Three episodes into the second season of Looking, and the HBO show continues to provoke as Agustín (Frankie J. Alvarez), Dom (Murray Bartlett), and Patrick (Jonathan Groff) attempting to re-bond as friends while navigating their personal dramas.
The relationship between Agustín and Patrick has been particularly tricky as Agustín continues to lash out at his roommate over his affair with Kevin (Russell Tovey) and obsessively checking up on Richie (Raul Castillo). While many viewers may be turned off by Agustín’s bad attitude, Groff reminds us that their relationship goes much deeper than what’s seen on the show. "I think they’re friends to the end," he explains by phone. "When I watched the show, I personally didn’t find Agustín that much of an asshole. And there’s little that could ruin the bond they share."
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Agustín isn’t the only flawed character, however. In the second episode, viewers witnessed Patrick have a near-meltdown at the thought of rash turning out to be an STI, or worse, AIDS. This irrational behavior is not new—we witnessed a similar reaction in the first season—and when asked about it, Groff explains that it is meant to be a familiar, if not, funny experience.
In an interview with ETOnline, Groff defends Patrick and Agustín and teases what’s still to come for his character as he continues to explore his relationship with Kevin.
One of the maybe more controversial aspects about Patrick is his constant AIDS panic. Do you worry at all how that is portrayed on the show?
Jonathan Groff: I’ve had AIDS panic. I’ve had that, I guess you say is, unnecessary AIDS panic. We were hoping that people would find it humorous because they could relate to Patrick. At least for me, and with my friends — gay and straight — I’ve had that moment where you think you might have AIDS or an STD, and you get nervous and you go to the doctor and get checked and hopefully everything is fine and it was unnecessary panic. But I’ve been there, and my friends have been there, so I was excited to illuminate that because it’s a conversation that I’ve had.
I love the conversation with Dom and Patrick, when he’s looking at his rash and he’s like, “Do you think I have AIDS?” and Dom’s like, “Oh that—not again.” I feel like I’ve had that conversation. The first time we showed that episode to an audience we were a little nervous because we didn’t want people to think we weren’t taking AIDS seriously, but we were relieved when we heard people laughing and nodding in acknowledgement. It was a big relief.
Turning our attention to Agustín, who is very aggressive and antagonistic, and someone I’ve dubbed an “asshole” in all my recaps. How much will Patrick and Dom put up with before they’ve finally had enough of his antics?
I think they’re friends to the end. I personally didn’t find—in watching the show—Agustín that much of an asshole. I feel like I know so many people that are having a really rough time in life like he is and act out that way. I feel like I’ve also been there so I have a lot of compassion for Agustín. I hear and connect to where he’s coming from. He makes a lot of mistakes but I never really got the vehement hatred for that character. I understand he’s unlikeable in moments but I never quite understood the super aggressive hatred toward him.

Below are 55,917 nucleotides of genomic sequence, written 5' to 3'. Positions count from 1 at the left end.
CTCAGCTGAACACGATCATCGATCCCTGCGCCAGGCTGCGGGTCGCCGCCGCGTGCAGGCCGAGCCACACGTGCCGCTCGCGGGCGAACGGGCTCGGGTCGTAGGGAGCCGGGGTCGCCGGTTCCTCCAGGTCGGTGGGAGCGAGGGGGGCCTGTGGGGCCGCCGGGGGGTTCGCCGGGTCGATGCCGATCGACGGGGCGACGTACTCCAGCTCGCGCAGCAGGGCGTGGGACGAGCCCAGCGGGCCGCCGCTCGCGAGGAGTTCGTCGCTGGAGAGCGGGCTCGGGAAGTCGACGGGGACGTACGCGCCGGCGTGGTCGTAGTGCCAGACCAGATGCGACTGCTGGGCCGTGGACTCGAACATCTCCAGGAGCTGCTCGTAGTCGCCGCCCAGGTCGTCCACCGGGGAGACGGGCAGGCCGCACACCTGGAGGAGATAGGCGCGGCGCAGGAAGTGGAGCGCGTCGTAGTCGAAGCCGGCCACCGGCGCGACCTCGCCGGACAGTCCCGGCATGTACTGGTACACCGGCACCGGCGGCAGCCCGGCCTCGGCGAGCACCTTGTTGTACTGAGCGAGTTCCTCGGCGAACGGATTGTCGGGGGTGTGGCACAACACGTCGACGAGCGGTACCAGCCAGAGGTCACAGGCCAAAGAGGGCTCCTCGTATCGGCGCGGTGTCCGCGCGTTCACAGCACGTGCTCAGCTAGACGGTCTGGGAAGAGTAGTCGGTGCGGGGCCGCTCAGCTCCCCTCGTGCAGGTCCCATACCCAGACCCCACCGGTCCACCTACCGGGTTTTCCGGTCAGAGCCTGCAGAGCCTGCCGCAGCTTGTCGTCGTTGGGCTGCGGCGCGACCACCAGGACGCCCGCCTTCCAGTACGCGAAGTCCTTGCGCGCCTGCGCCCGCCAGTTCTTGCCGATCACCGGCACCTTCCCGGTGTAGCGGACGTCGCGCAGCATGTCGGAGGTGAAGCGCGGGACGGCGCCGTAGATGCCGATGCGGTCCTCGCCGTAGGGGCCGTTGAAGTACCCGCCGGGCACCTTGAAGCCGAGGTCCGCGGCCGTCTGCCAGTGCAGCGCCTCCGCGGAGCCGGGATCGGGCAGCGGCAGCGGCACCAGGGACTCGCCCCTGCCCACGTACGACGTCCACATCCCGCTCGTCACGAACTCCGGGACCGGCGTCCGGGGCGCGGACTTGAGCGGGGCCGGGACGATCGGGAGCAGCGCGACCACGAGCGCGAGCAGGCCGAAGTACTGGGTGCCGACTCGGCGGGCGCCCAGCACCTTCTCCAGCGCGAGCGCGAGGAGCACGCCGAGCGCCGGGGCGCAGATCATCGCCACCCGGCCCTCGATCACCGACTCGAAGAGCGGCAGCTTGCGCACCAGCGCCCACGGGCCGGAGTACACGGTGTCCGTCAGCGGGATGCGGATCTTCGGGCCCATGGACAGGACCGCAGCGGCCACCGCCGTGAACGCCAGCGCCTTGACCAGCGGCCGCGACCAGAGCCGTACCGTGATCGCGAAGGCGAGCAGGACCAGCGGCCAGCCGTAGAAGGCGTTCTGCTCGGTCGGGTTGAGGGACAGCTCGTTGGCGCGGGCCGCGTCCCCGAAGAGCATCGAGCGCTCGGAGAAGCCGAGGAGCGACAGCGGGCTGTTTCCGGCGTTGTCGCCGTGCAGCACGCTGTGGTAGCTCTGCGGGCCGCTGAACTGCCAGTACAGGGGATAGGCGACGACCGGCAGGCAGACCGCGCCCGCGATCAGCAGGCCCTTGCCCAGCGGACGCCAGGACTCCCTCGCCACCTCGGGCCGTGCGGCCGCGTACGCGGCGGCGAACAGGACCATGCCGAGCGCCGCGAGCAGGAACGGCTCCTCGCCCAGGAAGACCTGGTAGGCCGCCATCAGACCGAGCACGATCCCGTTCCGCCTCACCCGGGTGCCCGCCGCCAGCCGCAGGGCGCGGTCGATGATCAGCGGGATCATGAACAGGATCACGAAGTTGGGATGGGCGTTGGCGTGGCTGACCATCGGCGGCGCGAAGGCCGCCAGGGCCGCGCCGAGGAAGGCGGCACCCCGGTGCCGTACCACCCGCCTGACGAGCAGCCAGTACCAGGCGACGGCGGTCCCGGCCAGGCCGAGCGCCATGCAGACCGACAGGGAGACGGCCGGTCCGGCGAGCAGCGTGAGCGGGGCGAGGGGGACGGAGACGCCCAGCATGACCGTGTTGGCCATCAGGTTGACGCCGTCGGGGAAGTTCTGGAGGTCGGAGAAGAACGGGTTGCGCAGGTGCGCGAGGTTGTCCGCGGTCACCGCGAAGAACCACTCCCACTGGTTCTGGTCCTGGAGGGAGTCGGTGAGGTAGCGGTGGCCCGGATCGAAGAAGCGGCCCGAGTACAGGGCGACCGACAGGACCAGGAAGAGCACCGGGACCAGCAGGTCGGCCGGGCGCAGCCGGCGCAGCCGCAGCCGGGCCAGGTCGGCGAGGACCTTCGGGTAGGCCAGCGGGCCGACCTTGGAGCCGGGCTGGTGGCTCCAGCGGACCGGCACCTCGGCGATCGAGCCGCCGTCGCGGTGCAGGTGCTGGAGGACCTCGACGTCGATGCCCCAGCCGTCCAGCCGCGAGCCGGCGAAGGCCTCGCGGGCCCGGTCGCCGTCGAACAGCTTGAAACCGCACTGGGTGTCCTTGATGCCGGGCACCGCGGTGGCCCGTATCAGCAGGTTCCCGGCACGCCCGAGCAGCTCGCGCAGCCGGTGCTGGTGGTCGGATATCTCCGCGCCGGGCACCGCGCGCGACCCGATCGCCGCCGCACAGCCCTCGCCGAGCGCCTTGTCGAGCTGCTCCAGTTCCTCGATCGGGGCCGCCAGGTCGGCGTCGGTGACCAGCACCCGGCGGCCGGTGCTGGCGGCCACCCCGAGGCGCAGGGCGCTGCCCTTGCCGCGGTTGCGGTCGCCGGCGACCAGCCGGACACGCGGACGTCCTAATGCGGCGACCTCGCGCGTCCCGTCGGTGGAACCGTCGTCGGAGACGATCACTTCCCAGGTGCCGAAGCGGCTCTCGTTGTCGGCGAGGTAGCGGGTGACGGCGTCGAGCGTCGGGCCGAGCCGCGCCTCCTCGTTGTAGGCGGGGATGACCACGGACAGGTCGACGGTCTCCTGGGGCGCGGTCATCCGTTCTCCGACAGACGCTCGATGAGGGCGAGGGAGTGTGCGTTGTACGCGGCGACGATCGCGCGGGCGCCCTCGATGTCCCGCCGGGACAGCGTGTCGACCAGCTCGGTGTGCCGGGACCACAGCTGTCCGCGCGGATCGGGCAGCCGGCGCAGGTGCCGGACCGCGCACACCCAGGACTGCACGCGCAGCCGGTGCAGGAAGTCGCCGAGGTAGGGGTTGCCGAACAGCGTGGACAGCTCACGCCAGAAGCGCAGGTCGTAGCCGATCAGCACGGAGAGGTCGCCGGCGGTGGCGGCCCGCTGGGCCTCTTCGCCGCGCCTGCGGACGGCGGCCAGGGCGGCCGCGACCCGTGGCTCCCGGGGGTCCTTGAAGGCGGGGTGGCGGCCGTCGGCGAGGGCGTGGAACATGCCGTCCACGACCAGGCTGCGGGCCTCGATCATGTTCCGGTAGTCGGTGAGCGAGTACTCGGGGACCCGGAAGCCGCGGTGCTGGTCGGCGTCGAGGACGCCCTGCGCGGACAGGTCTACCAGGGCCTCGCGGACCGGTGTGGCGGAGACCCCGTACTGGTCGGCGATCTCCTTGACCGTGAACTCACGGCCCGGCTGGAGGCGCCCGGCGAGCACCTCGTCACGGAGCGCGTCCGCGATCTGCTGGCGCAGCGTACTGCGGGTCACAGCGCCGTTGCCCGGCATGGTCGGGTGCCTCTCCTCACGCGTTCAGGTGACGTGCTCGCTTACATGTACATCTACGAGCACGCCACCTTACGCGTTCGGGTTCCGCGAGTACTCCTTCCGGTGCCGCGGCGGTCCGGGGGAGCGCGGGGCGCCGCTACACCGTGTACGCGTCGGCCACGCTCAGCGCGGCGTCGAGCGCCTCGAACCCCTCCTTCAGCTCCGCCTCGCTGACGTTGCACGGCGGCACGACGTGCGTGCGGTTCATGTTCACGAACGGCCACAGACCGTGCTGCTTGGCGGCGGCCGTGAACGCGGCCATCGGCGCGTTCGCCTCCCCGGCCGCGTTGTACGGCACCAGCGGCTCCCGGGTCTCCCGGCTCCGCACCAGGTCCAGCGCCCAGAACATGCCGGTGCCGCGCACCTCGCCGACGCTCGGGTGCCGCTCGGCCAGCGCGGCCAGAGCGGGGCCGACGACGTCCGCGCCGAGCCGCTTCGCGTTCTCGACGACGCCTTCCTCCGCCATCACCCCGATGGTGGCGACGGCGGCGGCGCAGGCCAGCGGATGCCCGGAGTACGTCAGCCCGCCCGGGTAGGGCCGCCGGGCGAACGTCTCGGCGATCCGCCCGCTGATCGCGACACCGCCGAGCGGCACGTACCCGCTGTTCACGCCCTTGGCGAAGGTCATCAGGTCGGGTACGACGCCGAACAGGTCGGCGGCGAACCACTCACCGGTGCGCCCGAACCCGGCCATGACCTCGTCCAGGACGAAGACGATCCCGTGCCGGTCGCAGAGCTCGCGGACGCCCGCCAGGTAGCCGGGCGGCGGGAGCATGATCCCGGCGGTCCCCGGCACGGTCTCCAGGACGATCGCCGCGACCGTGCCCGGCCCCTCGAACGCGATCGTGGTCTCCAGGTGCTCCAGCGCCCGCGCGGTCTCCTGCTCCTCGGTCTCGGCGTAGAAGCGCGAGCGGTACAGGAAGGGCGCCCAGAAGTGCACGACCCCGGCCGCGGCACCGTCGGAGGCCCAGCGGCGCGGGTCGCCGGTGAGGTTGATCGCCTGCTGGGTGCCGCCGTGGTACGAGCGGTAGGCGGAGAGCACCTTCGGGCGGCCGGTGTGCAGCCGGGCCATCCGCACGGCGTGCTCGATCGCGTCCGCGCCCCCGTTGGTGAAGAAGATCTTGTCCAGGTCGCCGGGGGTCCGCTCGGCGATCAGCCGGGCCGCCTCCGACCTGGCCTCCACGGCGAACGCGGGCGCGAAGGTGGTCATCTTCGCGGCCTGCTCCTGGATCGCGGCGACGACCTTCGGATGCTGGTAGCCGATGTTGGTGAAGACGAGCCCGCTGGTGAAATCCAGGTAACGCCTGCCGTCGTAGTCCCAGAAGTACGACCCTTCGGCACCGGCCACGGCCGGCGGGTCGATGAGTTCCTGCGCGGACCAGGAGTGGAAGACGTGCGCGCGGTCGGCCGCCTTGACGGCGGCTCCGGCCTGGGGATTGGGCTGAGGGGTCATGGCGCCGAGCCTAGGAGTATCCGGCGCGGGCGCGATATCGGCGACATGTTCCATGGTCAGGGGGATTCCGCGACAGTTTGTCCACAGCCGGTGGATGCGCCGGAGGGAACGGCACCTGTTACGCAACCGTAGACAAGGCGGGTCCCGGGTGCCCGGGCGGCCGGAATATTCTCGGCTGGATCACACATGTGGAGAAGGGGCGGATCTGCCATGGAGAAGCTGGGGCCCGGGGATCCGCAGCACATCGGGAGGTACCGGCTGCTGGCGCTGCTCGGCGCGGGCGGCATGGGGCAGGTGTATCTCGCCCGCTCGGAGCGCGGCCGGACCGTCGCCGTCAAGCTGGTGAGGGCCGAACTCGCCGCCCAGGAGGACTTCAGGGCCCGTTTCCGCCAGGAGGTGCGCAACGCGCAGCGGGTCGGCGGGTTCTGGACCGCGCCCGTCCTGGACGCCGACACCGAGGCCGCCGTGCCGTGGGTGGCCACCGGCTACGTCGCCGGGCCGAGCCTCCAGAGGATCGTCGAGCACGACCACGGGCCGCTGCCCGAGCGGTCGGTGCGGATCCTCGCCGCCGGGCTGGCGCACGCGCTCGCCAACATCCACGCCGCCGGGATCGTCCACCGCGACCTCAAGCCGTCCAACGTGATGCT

One of the things I really relate to in the relationship between Agustín and Patrick is that they’re friends from when they were in college. Those are the ones you always stick by and defend. And it’s one of those things—which I think a lot of people can relate to—when you’re friends with someone quite young, you don’t know who you are yet. When you’re older and out in the world, and you’re growing and changing, you stay friends because you have this history together.
That’s a good reminder because it’s easy for audiences to forget that aspect of their relationship that goes beyond what we see on the show. We, as viewers, are just getting to know them and only have the limited capacity of what we’ve seen on screen.
That’s a good point. The show does not do you any favors—I think we’ve mentioned it once or twice that they went to college together. That history is there, and I think that is the big part of what keeps them together. That’s tricky. I think as audience member, you would watch it and be like, “Why are they still hanging out when that guy is being a dick to that one?” And I think about all my friends that I’ve been a dick to and vice versa and that’s why I can be a dick sometimes. [Laughs]
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Watching you douche in the latest episode was not something I expected to see on TV. Has there been a scene that has shocked you or made you think, I can’t believe I’m doing this?
[Laughs] Totally. There has been at least one moment in every script where I go, “Oh my god, I’m going to do that.” There’s a huge moment for my character at the end of episode 6—and probably the biggest one of the season—where Patrick has an epic meltdown. It is interesting because it has nothing to do with sex or anything salacious or nudity but it’s more of an insane Patrick moment. I read that and thought, OK. I’m going to do that. We’re going there. Let’s do it! Let’s do it! That was the biggest sort of, “Gulp, here we go” moment for me.
Read the rest of the interview and Groff’s thoughts on gay sex on TV, the Newsweek article that slammed him and other gay actors for playing straight, and reactions to Looking’s second season.